Worthington [over a continuation of the clip showing Jake-as-Avatar running out of the medical facility and into lush jungle, skidding on a dirt pathway because he’s running so fast]: “The body’s a bit, you know, useless, he’s still warming it up, but he decides ‘I’m gonna take it for a test drive’ and, uh, you know, the slide was my idea, I thought ‘you know, he’s skidding, he’s using it like a car’ and then Jim said [over a clip of Cameron, Worthington, and crew against a green screen] ‘let’s just keep focusing on the feet, keep playing with it and that it’s a liberating experience to walk again, to run.'”

Another clip from the movie, of Jake-as-Avatar running through the jungle carrying a bow, and taking a flying leap onto the ground from a high cliff. “Oh, you’ve got to be kidding me,” he says, as he launches himself into space and floats toward the ground.

Worthington: “Also, he’s a hardened Marine, but in my brain I thought ‘if you play it just like that, like a Full Metal Jacket Marine, how will you find a way in, how does a 10 year old kid relate to that?’ They’re the toughest critics. They’re gonna say what they think [over a series of action shots of Jake riding strange and fantastical winged and hooved beasts and darting about in the jungle], you know, they’ll vote with their feet, to me they’re always the barometer [image cuts again to images of Jake back in his human body, being rolled out on a tray and then wheeling up to a large model of the planet’s surface], so I went ‘well why don’t I look at my nephew who is seven, and play Jake Sully like that, give him that essence.’ Also, there’s another thing. It’s, you know, in my, my nephew Ridley , his eyes are open to the world all the time ’cause he’s seven, he’s cheeky, petulant, ah, rebellious, you can’t tell him what to do, and uh, he’s courageous, and I thought ‘now these are great qualities,’ so, you put that in the shell of a hardened Marine and now a 10 year old kid has an action hero that he can relate to.” While he says this, they play more clips from the movie of Jake-as-Avatar in various action shots, including leaping onto a robot, previously seen in shots on the human base, wielding a club.

Clips from the movie continue, with Jake-as-Avatar saying “outstanding,” and Worthington adding “and it sort of relates to the kid in all of us [we see Jake-as-Avatar flying on the back of a giant bird], so, if I’m going to, I’m the eyes or the conduit for the audience to come and go on the journey [back against the backdrop, making a forward-moving motion with his hands], all the time through, everything you’re playing with, touching [we see Jake wheeling down a gangway in some sort of aircraft or structure, and then sticking his hand in a pool of blue gel], touch the goo and go ‘this is cool’ [Jake says “this is cool” as the camera pans back to show more of the room], he’s touching the plants, ‘don’t touch the plants, Jake’ [Jake-as-Avatar is walking through the forest and encounters a field of plants which look rather like complicated desserts, touching them and watching them retract into the ground], he keeps touching the plants, that’s all my nephew, Ridley. [Jake-as-Avatar falls off a horselike animal, and is then shown in an aircraft looking out across the environment of the planet.] You know, thanks to Ridley, it was absolutely fun to play, you know, ’cause he gave me the ticket, he gave me the way in. [More clips from the movie, Jake-as-Avatar at night in the trees, surrounded by glowing critters, which eventually come to rest on his body as he stands still.] To me, that’s how I approached it, quite simply and you know, as simple as that.”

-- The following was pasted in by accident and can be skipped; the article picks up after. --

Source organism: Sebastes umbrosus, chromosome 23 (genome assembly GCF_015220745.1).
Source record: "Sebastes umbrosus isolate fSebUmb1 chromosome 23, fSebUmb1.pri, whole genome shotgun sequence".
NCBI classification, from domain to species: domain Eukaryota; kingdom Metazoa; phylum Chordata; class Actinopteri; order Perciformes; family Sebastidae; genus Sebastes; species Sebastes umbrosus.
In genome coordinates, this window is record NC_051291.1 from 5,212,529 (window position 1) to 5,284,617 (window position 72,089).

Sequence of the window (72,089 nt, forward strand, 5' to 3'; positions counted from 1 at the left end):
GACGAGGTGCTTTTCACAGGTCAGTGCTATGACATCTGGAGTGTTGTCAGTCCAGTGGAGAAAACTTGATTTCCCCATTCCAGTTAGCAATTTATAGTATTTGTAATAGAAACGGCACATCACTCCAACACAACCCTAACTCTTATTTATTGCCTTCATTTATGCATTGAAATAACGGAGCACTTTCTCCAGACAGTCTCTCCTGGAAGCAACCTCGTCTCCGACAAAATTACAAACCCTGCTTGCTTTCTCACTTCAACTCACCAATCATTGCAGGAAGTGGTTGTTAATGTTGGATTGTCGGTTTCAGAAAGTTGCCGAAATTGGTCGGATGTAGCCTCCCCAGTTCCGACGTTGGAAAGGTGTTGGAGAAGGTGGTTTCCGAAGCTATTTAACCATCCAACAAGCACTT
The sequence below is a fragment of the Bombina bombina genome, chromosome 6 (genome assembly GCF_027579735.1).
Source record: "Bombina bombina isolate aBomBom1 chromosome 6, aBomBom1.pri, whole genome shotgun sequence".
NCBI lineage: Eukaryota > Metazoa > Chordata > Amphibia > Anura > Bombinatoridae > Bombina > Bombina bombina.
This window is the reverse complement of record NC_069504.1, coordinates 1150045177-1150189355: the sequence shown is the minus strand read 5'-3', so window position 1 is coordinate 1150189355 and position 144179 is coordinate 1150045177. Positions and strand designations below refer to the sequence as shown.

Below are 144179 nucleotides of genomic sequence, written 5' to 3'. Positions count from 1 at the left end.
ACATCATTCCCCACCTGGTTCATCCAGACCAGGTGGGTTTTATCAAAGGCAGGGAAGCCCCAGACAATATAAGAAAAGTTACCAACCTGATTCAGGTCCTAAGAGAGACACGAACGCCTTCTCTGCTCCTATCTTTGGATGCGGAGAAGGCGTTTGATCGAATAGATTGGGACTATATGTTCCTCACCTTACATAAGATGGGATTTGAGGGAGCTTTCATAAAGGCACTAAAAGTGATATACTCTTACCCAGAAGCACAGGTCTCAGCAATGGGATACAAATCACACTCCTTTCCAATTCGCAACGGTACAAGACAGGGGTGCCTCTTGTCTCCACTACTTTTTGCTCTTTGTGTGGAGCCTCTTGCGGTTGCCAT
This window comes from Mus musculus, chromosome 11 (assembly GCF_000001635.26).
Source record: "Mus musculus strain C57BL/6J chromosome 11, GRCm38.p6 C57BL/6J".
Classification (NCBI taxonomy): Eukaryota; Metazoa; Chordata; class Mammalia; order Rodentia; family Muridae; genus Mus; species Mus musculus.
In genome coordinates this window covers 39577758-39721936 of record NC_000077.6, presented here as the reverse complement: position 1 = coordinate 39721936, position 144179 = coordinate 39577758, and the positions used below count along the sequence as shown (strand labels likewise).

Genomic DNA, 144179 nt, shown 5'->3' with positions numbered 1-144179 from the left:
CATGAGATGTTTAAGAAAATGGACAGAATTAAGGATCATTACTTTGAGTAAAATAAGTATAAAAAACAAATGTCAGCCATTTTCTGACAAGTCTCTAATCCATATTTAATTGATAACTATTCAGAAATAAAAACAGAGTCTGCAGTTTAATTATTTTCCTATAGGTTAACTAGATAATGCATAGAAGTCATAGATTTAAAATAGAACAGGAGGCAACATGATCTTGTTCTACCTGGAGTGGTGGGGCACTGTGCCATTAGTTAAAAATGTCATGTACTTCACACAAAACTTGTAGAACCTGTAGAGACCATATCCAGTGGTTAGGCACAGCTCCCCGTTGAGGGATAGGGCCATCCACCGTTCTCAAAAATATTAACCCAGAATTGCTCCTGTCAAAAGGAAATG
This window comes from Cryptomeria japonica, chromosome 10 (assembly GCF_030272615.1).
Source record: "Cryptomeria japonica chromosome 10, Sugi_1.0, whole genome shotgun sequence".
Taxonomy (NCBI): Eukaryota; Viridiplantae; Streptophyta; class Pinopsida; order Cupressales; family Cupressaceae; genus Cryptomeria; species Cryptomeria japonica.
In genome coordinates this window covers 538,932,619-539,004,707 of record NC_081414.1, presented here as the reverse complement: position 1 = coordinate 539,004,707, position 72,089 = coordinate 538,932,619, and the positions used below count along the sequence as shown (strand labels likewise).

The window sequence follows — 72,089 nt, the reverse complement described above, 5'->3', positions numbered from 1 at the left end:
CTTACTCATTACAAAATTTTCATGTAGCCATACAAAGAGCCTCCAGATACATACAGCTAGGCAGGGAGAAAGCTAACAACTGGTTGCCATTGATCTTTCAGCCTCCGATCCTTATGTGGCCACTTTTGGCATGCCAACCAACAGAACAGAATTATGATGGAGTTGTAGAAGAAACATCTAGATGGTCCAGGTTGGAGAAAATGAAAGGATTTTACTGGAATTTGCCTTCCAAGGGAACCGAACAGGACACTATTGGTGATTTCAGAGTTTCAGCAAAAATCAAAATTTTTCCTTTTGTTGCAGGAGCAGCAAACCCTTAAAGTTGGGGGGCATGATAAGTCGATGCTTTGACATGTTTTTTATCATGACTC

We are shown another clip from the movie, with Jake-as-Avatar on a horselike creature in the middle of a crowd of fierce-looking Na’vi warriors, standing their ground against a large aircraft. Robots are pouring out of the aircraft and a voiceover of Jake as Avatar begins: “They’ve sent us a message, that they can take whatever they want [Na’vi are fighting with bows against flamethrowing weapons], well we will send them a message [Jake-as-Avatar against a glowing purple backdrop, surrounded by several Na’vi, including a translator who is translating his speech], and we will show the Sky People [Na’vi crowds shown cheering] that they CANNOT take whatever they want and that this, this is our land!”

Video cuts to a promotional image of a Na’vi face speckled with bright points of light and shrouded in darkness, as the word “Avatar” comes up on the screen.

I have a lot of thoughts about this clip and about how Worthington views the character of Jake Sully, but I thought I would open the floor to y’all first, and then share my thoughts.